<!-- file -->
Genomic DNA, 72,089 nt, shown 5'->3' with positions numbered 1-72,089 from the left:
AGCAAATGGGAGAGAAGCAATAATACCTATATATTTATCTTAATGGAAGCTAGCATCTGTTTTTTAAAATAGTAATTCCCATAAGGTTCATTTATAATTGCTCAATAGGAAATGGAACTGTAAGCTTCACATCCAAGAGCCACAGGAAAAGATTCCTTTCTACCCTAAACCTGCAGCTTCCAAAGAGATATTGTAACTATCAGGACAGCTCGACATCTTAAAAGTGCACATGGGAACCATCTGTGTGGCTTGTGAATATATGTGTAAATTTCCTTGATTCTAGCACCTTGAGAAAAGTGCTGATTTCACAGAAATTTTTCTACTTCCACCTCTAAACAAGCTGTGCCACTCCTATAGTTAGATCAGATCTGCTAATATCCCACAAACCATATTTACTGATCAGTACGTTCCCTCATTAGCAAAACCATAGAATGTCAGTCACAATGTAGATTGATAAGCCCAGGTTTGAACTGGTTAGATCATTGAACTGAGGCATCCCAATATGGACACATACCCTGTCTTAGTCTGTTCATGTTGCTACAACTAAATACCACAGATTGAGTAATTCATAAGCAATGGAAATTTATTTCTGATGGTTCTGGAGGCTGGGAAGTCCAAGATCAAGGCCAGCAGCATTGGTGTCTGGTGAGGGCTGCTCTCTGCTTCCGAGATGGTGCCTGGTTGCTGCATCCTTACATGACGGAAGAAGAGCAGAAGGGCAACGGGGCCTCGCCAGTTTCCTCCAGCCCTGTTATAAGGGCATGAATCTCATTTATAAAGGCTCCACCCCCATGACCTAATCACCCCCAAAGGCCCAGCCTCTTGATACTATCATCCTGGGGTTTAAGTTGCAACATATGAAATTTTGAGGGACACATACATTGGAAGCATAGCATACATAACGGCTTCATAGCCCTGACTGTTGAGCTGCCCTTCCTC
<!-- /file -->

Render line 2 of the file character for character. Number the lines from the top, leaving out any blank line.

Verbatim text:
AGCAAATGGGAGAGAAGCAATAATACCTATATATTTATCTTAATGGAAGCTAGCATCTGTTTTTTAAAATAGTAATTCCCATAAGGTTCATTTATAATTGCTCAATAGGAAATGGAACTGTAAGCTTCACATCCAAGAGCCACAGGAAAAGATTCCTTTCTACCCTAAACCTGCAGCTTCCAAAGAGATATTGTAACTATCAGGACAGCTCGACATCTTAAAAGTGCACATGGGAACCATCTGTGTGGCTTGTGAATATATGTGTAAATTTCCTTGATTCTAGCACCTTGAGAAAAGTGCTGATTTCACAGAAATTTTTCTACTTCCACCTCTAAACAAGCTGTGCCACTCCTATAGTTAGATCAGATCTGCTAATATCCCACAAACCATATTTACTGATCAGTACGTTCCCTCATTAGCAAAACCATAGAATGTCAGTCACAATGTAGATTGATAAGCCCAGGTTTGAACTGGTTAGATCATTGAACTGAGGCATCCCAATATGGACACATACCCTGTCTTAGTCTGTTCATGTTGCTACAACTAAATACCACAGATTGAGTAATTCATAAGCAATGGAAATTTATTTCTGATGGTTCTGGAGGCTGGGAAGTCCAAGATCAAGGCCAGCAGCATTGGTGTCTGGTGAGGGCTGCTCTCTGCTTCCGAGATGGTGCCTGGTTGCTGCATCCTTACATGACGGAAGAAGAGCAGAAGGGCAACGGGGCCTCGCCAGTTTCCTCCAGCCCTGTTATAAGGGCATGAATCTCATTTATAAAGGCTCCACCCCCATGACCTAATCACCCCCAAAGGCCCAGCCTCTTGATACTATCATCCTGGGGTTTAAGTTGCAACATATGAAATTTTGAGGGACACATACATTGGAAGCATAGCATACATAACGGCTTCATAGCCCTGACTGTTGAGCTGCCCTTCCTC